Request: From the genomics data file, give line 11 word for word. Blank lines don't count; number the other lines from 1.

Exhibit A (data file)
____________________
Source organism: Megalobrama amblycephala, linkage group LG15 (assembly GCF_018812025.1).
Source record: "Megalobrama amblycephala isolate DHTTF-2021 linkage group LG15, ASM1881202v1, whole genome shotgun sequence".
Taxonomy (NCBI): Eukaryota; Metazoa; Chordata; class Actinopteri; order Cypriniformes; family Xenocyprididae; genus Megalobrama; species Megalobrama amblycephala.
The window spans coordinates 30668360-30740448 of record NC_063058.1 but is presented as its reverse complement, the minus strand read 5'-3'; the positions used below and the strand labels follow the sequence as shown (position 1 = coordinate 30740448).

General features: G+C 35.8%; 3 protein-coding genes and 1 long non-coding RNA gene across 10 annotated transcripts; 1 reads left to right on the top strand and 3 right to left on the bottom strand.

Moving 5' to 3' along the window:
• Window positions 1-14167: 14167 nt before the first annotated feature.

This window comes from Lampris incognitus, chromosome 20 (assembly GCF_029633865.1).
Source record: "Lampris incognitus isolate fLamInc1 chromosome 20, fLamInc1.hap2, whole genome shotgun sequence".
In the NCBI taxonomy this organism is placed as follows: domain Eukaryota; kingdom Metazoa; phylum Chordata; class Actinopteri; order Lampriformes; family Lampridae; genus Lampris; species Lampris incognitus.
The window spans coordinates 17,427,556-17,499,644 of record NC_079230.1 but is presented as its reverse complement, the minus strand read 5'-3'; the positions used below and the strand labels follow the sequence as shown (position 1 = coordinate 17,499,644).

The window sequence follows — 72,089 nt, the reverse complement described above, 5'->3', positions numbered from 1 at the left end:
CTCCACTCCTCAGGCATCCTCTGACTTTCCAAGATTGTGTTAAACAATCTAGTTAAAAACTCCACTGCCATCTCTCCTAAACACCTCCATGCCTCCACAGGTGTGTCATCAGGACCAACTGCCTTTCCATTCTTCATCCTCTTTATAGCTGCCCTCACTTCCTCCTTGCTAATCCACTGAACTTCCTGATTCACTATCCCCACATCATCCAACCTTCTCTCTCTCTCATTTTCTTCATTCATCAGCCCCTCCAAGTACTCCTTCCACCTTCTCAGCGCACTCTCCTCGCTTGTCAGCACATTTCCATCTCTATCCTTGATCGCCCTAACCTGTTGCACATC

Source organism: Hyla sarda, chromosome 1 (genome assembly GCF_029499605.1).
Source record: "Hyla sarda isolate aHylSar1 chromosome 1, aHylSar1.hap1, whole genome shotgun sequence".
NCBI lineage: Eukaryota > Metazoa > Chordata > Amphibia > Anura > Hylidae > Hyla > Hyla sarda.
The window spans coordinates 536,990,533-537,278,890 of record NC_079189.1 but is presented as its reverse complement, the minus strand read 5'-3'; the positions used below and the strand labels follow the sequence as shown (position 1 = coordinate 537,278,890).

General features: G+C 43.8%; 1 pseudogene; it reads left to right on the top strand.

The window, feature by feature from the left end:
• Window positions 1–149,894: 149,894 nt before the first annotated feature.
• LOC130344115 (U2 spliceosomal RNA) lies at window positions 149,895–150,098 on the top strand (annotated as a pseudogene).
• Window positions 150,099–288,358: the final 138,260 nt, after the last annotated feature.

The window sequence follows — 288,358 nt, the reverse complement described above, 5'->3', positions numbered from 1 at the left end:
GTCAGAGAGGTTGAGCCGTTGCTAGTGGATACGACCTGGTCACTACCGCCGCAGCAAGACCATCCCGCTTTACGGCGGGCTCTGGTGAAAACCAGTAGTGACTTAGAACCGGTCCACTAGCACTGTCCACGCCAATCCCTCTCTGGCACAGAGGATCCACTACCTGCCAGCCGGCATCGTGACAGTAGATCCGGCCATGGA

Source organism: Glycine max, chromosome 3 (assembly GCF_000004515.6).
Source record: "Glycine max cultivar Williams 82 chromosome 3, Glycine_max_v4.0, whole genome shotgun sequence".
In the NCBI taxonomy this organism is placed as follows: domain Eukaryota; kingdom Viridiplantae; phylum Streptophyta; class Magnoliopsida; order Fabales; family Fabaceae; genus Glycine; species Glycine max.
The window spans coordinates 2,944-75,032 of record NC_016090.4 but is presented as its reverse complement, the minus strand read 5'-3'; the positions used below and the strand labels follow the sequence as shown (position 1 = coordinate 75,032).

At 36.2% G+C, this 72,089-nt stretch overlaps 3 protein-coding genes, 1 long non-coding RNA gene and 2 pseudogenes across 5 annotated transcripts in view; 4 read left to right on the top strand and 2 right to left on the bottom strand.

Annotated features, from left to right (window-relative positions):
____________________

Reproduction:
The window spans coordinates 17,427,556-17,499,644 of record NC_079230.1 but is presented as its reverse complement, the minus strand read 5'-3'; the positions used below and the strand labels follow the sequence as shown (position 1 = coordinate 17,499,644).